At the end of the article, he advertised his new book ‘Watch My Back’. I went out that afternoon and bought it. It wasn’t supposed to be on sale till the Monday but the sales assistant agreed to let me buy it early (nothing to do with me having him in a headlock). I also found out that three weeks later Geoff would be doing a book signing in my local bookshop, so I purchased a ticket.

That afternoon I began to read the book and by the following Wednesday I’d finished it. I was overwhelmed with pleasure and couldn’t wait to meet him. That’s when fear kicked in, the thought of actually meeting Geoff terrified me. I had this stupid notion of writing him a letter explaining my life so far.

For the next three weeks I wrote letter after letter each time throwing them in the bin. What right did I have to thrust my sad life upon this author. Why did I feel he’d actually be interested in me?

It was the day of the book signing and I was still unsure about going. By late afternoon I decided that if I was to change my life for the better then I had to make it happen, so I wrote the masterpiece.

That night I could have shit myself on the way there. Fear and adrenalin rushed through by body. Eventually he came in. He seemed such a nice man. He answered everyone’s questions. After he’d finished I plucked up the courage to talk to him. I handed over the letter and my book for him to sign, I felt like a lost little boy. He gave me a hug and I knew I had to get out of that place quick. I bought two more of his books on the way out and made a fast exit.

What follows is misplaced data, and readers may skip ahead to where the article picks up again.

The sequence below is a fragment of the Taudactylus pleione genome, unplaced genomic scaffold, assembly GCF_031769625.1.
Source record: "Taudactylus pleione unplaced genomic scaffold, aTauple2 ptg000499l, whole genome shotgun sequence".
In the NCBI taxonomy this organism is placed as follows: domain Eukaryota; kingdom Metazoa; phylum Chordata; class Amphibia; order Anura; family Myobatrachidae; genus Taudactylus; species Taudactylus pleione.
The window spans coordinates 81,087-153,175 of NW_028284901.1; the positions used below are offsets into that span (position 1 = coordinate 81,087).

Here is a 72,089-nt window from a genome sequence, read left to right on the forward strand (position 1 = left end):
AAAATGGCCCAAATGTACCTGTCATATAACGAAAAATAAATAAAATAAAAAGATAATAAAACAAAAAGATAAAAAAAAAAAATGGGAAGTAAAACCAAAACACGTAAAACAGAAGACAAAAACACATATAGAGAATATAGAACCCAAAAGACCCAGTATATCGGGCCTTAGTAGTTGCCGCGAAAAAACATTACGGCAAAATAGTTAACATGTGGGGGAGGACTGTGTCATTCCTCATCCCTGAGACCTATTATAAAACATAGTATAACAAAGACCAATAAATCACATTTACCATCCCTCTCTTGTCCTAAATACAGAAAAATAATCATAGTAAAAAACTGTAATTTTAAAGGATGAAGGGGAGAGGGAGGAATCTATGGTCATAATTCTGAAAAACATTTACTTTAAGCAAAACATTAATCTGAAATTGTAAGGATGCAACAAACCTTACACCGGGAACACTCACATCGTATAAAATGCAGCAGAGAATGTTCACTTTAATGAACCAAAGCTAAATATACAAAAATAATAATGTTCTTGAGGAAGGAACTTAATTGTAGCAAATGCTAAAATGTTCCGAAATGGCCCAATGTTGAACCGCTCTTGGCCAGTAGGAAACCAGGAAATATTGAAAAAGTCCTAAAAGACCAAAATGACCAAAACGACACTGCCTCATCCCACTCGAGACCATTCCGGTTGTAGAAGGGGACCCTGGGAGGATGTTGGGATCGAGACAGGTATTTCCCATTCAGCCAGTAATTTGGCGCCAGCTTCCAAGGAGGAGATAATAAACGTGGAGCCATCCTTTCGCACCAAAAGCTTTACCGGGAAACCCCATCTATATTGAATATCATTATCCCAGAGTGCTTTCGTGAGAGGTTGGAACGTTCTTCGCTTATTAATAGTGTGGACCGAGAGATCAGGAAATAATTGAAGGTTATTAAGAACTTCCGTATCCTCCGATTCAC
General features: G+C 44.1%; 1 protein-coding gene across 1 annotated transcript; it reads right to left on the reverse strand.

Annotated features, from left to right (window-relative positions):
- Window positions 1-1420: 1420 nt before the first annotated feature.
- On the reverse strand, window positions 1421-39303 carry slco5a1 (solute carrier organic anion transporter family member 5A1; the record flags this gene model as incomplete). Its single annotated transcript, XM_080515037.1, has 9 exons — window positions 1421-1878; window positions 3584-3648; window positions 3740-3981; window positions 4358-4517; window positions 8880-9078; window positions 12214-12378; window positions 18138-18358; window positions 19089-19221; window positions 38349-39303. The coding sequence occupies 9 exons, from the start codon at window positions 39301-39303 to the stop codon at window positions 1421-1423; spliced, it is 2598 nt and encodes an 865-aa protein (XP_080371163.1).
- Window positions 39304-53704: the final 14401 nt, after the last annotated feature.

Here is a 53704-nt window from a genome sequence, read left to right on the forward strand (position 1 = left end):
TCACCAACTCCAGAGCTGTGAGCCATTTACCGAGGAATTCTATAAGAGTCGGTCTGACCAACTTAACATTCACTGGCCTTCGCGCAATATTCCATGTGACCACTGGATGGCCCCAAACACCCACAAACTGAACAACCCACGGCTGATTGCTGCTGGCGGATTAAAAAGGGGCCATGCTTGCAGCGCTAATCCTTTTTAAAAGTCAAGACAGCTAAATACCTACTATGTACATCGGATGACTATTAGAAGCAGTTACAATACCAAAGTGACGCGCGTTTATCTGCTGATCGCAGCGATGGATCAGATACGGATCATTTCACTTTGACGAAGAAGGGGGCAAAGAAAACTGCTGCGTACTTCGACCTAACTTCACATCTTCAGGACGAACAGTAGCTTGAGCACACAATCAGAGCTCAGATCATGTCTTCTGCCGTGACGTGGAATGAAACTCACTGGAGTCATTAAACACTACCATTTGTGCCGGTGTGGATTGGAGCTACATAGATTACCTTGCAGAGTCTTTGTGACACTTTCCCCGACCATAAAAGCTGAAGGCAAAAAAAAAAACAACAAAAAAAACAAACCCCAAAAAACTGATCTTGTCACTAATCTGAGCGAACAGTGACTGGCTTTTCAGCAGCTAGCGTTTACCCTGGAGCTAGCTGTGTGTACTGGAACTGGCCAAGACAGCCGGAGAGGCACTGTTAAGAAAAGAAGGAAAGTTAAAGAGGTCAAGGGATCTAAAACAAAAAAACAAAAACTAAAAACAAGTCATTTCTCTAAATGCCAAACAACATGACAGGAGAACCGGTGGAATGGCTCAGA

On the way back to the car I was very emotional again (sorry I can’t help it). I was so proud of myself, I felt I’d achieved something. A couple of weeks later I received a lovely letter form Geoff. Full of praise and enthusiasm for what I’d been through and for the fact I wanted to write. Since then we’ve kept in touch and he’s been a great inspiration. His books have equipped me with knowledge, prompting me to adopt his own successful attitude towards life. Turning negative thoughts and feelings into positive ones. He is a great inspiration to anyone who wants to succeed. It doesn’t have to be writing but whatever your dreams consist of, they can come true. Like Geoff said: